Octopi’s competition-winning 2012 kiosk to be dropped
Newham Council is set to drop plans to build Studio Octopi’s competition-winning kiosk scheme in time for the London 2012 Olympics.
The black zinc-clad, timber-framed structure was chosen ahead of an impressive shortlist of emerging practices last October, following a high-profile Architecture Foundation-backed contest (AJ 21.10.10).
The £220,000 proposed building would have sat in Meridian Square, Stratford – the gateway to the Olympic Park.
Since its selection, the scheme had been substantially changed, on the request of the council, to include a Transport for London office and had been out to tender twice.
It is understood Newham has so far failed to find additional cash to fund the reworked project which has also been redesigned to incorporate more robust security features.
It is believed proposals have been put forward to put bollards on the site instead.
James Lowe of Studio Octopi said: ‘When an extra £40 million is spent on Olympic ceremonies, the budget for this scheme on a pivotal site is minuscule. The decision is slightly shortsighted.’
Sarah Ichioka of the Architecture Foundation said: ‘If Newham Council did indeed decide to stop or “postpone” this excellent scheme, it would send a strong statement about their values and priorities; that is, it would suggest the borough would prefer to spend taxpayers’ money on cosmetic improvements for international television cameras, rather than to invest a relatively modest amount on a sensitive, locally scaled building designed to serve Newham’s own residents and workers (alongside visitors) as they navigate the bustle of central Stratford each day.’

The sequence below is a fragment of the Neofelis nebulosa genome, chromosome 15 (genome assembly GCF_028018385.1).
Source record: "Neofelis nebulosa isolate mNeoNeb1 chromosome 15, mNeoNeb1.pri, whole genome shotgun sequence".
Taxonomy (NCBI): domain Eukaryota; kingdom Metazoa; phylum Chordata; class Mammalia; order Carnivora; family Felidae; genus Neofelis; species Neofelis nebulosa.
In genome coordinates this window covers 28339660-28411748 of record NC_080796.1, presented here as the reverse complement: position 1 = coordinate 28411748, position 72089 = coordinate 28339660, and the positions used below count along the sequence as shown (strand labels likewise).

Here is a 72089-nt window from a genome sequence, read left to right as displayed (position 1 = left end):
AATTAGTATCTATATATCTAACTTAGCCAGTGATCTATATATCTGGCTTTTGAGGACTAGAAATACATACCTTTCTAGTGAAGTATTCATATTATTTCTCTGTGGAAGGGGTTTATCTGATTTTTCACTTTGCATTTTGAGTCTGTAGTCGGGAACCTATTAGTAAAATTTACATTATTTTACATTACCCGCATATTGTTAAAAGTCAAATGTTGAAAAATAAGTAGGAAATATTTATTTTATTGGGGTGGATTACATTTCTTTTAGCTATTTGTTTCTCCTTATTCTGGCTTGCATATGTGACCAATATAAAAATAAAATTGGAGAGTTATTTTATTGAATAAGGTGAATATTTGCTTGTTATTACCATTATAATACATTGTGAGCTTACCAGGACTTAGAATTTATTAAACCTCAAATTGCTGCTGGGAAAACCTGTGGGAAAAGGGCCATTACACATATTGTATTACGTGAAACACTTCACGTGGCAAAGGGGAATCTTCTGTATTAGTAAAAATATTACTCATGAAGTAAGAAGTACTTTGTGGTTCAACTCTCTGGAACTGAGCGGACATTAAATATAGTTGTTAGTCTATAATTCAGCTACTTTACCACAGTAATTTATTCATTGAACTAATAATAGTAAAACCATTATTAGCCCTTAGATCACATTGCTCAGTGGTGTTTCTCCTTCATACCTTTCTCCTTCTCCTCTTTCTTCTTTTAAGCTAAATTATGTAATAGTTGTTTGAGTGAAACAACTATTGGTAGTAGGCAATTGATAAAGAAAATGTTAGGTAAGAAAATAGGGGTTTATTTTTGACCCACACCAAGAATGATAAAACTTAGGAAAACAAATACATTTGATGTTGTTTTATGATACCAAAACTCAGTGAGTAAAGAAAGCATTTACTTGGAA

Clive Dutton, Newham Council’s executive director for regeneration said hopes for the project were not yet dead but admitted hopes were fading: ‘Even at this late stage we have been looking to see if resources could come from other sources. Otherwise, for the time being, it will be goodnight Vienna.
’In essence the scheme is now double the original budget. This is [mainly] due to [extra] security factors… which [could] not necessarily have been sorted at the outset of the contest.
‘Sometimes the devil is in the detail.’
He added: ‘Any proposal has got to be affordable. In this age of austerity we have to look at the value. Newham has been impacted as hard as anybody in London with cuts of more than £160 million.
‘But if the private sector came forward with a proposal that washed its face then we would be all ears’